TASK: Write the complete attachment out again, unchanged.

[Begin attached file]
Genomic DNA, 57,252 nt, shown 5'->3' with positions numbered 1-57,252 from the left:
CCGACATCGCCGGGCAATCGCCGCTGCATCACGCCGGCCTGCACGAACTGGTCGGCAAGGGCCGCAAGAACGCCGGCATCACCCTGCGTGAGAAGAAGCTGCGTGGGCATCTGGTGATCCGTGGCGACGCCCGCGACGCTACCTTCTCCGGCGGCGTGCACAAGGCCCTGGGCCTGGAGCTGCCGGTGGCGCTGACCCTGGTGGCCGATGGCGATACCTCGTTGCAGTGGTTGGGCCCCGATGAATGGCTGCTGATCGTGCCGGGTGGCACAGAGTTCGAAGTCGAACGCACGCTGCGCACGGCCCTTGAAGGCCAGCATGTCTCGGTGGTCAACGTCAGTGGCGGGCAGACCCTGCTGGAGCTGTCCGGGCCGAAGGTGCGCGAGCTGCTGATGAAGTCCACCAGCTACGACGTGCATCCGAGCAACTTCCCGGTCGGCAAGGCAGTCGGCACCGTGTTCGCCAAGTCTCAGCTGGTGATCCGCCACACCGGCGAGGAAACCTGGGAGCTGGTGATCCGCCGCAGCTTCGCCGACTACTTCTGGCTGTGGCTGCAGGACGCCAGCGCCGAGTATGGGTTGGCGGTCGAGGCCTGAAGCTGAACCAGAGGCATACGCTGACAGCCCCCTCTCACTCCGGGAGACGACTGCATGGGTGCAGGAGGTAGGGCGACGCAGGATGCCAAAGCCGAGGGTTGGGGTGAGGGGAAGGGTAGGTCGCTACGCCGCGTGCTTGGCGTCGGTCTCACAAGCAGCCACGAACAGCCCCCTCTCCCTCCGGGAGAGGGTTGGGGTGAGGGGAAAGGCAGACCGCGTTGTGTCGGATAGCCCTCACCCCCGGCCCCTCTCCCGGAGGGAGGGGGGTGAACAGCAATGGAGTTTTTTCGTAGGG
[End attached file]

Genomic DNA, 57,252 nt, shown 5'->3' with positions numbered 1-57,252 from the left:
CCGACATCGCCGGGCAATCGCCGCTGCATCACGCCGGCCTGCACGAACTGGTCGGCAAGGGCCGCAAGAACGCCGGCATCACCCTGCGTGAGAAGAAGCTGCGTGGGCATCTGGTGATCCGTGGCGACGCCCGCGACGCTACCTTCTCCGGCGGCGTGCACAAGGCCCTGGGCCTGGAGCTGCCGGTGGCGCTGACCCTGGTGGCCGATGGCGATACCTCGTTGCAGTGGTTGGGCCCCGATGAATGGCTGCTGATCGTGCCGGGTGGCACAGAGTTCGAAGTCGAACGCACGCTGCGCACGGCCCTTGAAGGCCAGCATGTCTCGGTGGTCAACGTCAGTGGCGGGCAGACCCTGCTGGAGCTGTCCGGGCCGAAGGTGCGCGAGCTGCTGATGAAGTCCACCAGCTACGACGTGCATCCGAGCAACTTCCCGGTCGGCAAGGCAGTCGGCACCGTGTTCGCCAAGTCTCAGCTGGTGATCCGCCACACCGGCGAGGAAACCTGGGAGCTGGTGATCCGCCGCAGCTTCGCCGACTACTTCTGGCTGTGGCTGCAGGACGCCAGCGCCGAGTATGGGTTGGCGGTCGAGGCCTGAAGCTGAACCAGAGGCATACGCTGACAGCCCCCTCTCACTCCGGGAGACGACTGCATGGGTGCAGGAGGTAGGGCGACGCAGGATGCCAAAGCCGAGGGTTGGGGTGAGGGGAAGGGTAGGTCGCTACGCCGCGTGCTTGGCGTCGGTCTCACAAGCAGCCACGAACAGCCCCCTCTCCCTCCGGGAGAGGGTTGGGGTGAGGGGAAAGGCAGACCGCGTTGTGTCGGATAGCCCTCACCCCCGGCCCCTCTCCCGGAGGGAGGGGGGTGAACAGCAATGGAGTTTTTTCGTAGGG